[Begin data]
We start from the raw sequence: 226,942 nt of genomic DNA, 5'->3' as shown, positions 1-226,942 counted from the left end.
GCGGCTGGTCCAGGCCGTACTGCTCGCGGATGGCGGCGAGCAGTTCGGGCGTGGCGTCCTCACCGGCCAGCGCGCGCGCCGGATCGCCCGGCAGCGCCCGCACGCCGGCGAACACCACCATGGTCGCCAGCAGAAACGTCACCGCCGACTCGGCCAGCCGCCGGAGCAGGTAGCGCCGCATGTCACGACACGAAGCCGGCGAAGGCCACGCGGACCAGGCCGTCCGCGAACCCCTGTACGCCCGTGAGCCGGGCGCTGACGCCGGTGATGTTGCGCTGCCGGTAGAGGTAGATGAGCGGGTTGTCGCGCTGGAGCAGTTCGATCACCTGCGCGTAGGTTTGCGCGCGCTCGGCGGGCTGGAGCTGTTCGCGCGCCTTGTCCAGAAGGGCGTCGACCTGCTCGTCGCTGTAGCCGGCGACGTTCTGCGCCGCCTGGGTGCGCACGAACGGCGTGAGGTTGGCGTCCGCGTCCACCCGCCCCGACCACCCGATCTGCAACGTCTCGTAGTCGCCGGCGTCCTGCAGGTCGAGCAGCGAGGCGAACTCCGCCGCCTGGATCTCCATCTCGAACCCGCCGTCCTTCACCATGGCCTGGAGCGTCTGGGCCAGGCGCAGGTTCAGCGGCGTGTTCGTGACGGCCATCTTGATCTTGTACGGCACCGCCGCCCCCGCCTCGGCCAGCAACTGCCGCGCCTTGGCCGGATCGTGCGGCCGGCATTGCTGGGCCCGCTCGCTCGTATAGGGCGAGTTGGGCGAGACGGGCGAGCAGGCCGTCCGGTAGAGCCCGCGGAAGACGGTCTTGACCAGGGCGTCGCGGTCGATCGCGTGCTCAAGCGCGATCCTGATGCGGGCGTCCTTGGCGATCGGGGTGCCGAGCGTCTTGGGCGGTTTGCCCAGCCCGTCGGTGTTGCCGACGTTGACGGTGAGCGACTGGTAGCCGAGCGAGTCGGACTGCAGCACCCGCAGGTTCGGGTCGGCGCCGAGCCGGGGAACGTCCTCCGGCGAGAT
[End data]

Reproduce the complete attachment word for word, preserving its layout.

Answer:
We start from the raw sequence: 226,942 nt of genomic DNA, 5'->3' as shown, positions 1-226,942 counted from the left end.
GCGGCTGGTCCAGGCCGTACTGCTCGCGGATGGCGGCGAGCAGTTCGGGCGTGGCGTCCTCACCGGCCAGCGCGCGCGCCGGATCGCCCGGCAGCGCCCGCACGCCGGCGAACACCACCATGGTCGCCAGCAGAAACGTCACCGCCGACTCGGCCAGCCGCCGGAGCAGGTAGCGCCGCATGTCACGACACGAAGCCGGCGAAGGCCACGCGGACCAGGCCGTCCGCGAACCCCTGTACGCCCGTGAGCCGGGCGCTGACGCCGGTGATGTTGCGCTGCCGGTAGAGGTAGATGAGCGGGTTGTCGCGCTGGAGCAGTTCGATCACCTGCGCGTAGGTTTGCGCGCGCTCGGCGGGCTGGAGCTGTTCGCGCGCCTTGTCCAGAAGGGCGTCGACCTGCTCGTCGCTGTAGCCGGCGACGTTCTGCGCCGCCTGGGTGCGCACGAACGGCGTGAGGTTGGCGTCCGCGTCCACCCGCCCCGACCACCCGATCTGCAACGTCTCGTAGTCGCCGGCGTCCTGCAGGTCGAGCAGCGAGGCGAACTCCGCCGCCTGGATCTCCATCTCGAACCCGCCGTCCTTCACCATGGCCTGGAGCGTCTGGGCCAGGCGCAGGTTCAGCGGCGTGTTCGTGACGGCCATCTTGATCTTGTACGGCACCGCCGCCCCCGCCTCGGCCAGCAACTGCCGCGCCTTGGCCGGATCGTGCGGCCGGCATTGCTGGGCCCGCTCGCTCGTATAGGGCGAGTTGGGCGAGACGGGCGAGCAGGCCGTCCGGTAGAGCCCGCGGAAGACGGTCTTGACCAGGGCGTCGCGGTCGATCGCGTGCTCAAGCGCGATCCTGATGCGGGCGTCCTTGGCGATCGGGGTGCCGAGCGTCTTGGGCGGTTTGCCCAGCCCGTCGGTGTTGCCGACGTTGACGGTGAGCGACTGGTAGCCGAGCGAGTCGGACTGCAGCACCCGCAGGTTCGGGTCGGCGCCGAGCCGGGGAACGTCCTCCGGCGAGAT